Beyond Belting It Out

Day after day, Daniel Bowling has to decide which vocalists will be chosen for the privilege of singing for the audiences of major London shows such as Phantom of the Opera.  He knows exactly what he’s looking for—and shares it with VoiceCouncil.

Think of your favorite vocalists. I can guarantee that what makes them stand apart from the crowd is their connection to the thoughts behind the lyrics. In other words, they have gone beyond merely singing a pretty melody; they’ve connected emotionally with the narrative of the song. This act has made a conscious or unconscious impact on their audience—on you.

I see many singers who get carried away with the power of the music without ever making an intelligent connection with the words they are singing.  In my business, I see many singers who can belt out show-stopping notes, but not everyone can display that unique connection with the narrative of the song which makes for a memorable performance.

I’m going to share with you now the principles I teach to vocalists who are competing to get into the highest-quality Broadway productions.  If you follow these principles, you will find yourself moving into new areas of artistic expression—into performances your audiences will remember.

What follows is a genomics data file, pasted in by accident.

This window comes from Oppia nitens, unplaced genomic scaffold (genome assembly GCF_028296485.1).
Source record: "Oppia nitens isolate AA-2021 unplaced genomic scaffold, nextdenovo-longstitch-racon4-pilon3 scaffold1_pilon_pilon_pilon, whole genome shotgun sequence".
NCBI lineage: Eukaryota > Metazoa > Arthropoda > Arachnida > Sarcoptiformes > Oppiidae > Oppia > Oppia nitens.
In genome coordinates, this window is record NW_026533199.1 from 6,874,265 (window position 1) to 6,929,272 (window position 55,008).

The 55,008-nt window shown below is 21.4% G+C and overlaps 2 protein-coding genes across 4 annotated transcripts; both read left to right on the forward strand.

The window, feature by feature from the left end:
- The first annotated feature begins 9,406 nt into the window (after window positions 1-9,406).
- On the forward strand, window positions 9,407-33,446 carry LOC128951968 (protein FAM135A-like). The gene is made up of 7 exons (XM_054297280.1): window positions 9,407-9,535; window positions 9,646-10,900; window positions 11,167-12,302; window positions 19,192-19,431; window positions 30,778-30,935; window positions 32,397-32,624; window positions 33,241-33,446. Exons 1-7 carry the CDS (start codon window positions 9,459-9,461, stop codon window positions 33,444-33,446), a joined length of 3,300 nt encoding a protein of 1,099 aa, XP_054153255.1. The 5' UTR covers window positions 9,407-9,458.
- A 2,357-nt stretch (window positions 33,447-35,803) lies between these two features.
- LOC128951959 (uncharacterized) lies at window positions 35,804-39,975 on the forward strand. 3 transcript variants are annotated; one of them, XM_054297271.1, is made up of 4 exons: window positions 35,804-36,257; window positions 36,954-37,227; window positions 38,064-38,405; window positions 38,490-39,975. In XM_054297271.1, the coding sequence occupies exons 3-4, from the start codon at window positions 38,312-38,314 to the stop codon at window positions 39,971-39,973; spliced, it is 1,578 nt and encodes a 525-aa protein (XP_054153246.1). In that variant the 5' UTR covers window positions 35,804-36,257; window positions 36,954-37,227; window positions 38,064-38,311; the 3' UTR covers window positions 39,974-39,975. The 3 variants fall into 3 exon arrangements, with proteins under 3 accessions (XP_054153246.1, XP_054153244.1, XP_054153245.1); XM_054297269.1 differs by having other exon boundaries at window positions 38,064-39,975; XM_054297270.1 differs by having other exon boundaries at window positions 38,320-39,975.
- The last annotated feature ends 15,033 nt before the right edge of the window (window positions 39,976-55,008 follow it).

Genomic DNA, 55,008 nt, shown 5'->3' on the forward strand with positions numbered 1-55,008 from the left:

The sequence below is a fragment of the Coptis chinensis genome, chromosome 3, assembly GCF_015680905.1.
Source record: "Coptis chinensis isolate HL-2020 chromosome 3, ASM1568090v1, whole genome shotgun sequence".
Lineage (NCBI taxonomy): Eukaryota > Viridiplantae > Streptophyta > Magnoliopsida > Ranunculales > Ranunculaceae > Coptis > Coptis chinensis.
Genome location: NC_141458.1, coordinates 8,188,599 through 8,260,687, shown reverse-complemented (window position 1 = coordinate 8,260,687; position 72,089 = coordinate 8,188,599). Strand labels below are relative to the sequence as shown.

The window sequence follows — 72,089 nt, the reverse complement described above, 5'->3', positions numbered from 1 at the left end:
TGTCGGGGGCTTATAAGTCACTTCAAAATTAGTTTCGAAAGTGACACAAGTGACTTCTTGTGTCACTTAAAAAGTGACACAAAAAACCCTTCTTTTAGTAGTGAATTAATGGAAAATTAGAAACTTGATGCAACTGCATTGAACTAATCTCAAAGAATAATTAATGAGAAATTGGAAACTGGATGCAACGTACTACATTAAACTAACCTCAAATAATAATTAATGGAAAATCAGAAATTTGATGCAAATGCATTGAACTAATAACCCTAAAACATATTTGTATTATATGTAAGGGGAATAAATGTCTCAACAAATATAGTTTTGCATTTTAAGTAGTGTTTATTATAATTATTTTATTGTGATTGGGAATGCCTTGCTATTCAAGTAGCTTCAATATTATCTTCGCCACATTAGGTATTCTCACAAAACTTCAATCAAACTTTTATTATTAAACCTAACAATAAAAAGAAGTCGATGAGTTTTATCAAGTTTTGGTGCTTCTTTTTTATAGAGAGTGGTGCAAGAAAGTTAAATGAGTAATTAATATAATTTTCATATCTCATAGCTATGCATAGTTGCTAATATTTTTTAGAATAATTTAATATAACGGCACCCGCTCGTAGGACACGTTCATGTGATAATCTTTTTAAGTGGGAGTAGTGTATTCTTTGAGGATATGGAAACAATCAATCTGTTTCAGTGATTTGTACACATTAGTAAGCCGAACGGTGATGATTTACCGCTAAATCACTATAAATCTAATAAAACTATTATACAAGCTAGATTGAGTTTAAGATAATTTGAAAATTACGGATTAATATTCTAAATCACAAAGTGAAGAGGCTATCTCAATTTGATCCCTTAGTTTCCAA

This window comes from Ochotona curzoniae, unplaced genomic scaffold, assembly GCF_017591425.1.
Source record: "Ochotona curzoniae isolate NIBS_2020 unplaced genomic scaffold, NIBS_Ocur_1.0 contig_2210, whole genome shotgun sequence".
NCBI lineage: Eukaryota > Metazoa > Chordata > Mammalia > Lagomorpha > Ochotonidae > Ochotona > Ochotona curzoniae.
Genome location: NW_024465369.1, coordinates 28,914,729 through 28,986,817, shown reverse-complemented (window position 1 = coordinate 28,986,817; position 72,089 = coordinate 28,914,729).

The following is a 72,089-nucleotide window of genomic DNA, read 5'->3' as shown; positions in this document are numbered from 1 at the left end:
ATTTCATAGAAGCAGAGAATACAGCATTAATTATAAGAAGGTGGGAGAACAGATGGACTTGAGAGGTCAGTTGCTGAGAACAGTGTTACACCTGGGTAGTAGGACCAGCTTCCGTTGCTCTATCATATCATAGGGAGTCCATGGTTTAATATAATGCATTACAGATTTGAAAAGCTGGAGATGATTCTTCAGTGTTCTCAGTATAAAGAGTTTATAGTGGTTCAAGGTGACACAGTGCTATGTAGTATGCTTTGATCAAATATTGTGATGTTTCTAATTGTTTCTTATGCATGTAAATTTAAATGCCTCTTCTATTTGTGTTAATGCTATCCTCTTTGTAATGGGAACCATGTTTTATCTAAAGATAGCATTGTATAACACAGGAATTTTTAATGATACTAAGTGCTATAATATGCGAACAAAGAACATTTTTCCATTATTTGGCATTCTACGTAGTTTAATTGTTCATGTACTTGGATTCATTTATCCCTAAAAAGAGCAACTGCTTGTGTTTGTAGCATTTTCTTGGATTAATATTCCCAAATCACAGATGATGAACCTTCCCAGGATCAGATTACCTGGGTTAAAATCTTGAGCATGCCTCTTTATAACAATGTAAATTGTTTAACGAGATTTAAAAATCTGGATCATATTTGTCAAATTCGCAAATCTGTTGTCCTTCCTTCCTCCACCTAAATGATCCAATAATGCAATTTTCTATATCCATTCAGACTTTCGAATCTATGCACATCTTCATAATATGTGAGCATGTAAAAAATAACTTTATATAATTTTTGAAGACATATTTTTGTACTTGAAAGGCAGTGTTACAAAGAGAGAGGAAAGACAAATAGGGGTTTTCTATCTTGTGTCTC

1. Get Away from the Music

Many vocalists never step back from the music to find a connection with the words of the song.  Why is this? Life is busy! We get thrown a new song to perform, we have to rush to a rehearsal, or there’s too little time between the end of performances and having to pack up to move to the next venue. So, we learn the music but we don’t take that important extra step of connecting emotionally to the words themselves.

This way of rehearing is a false economy because if you skip the step of connecting with the words themselves, your audience will recognize (consciously or unconsciously) that your performance is missing a certain quality.

What we can end up with is impressive musicality which lacks the “extra” touch which really makes the difference.

The very first step the vocalist needs to take may feel counterintuitive: to get away from the music.  Our natural instinct is to allow the melody to dictate to us what the rhythm of the words should be and consequently the melodic “flow” becomes all-important.  There’s nothing wrong with that, but if you don’t address the words themselves, then you’re missing a big part of the equation.

So, you need to step back from the melody and the musical rhythm and attend to the internal rhythm of the words.  This will give your performance an intelligence of thought that sets you apart.  But how do you find an emotional connection to the words? Read on…

2. Make a Date with the Words of Your Song.

The vocalist should consider one half of their preparation to be the discovery of the message and tempo of the words themselves.

Here are some ideas: you can print the words out and take them to a quiet place. Ask yourself questions: what is the emotional centre of the narrative?  What are the turning points in the story? Or, you could try learning your song as a poem.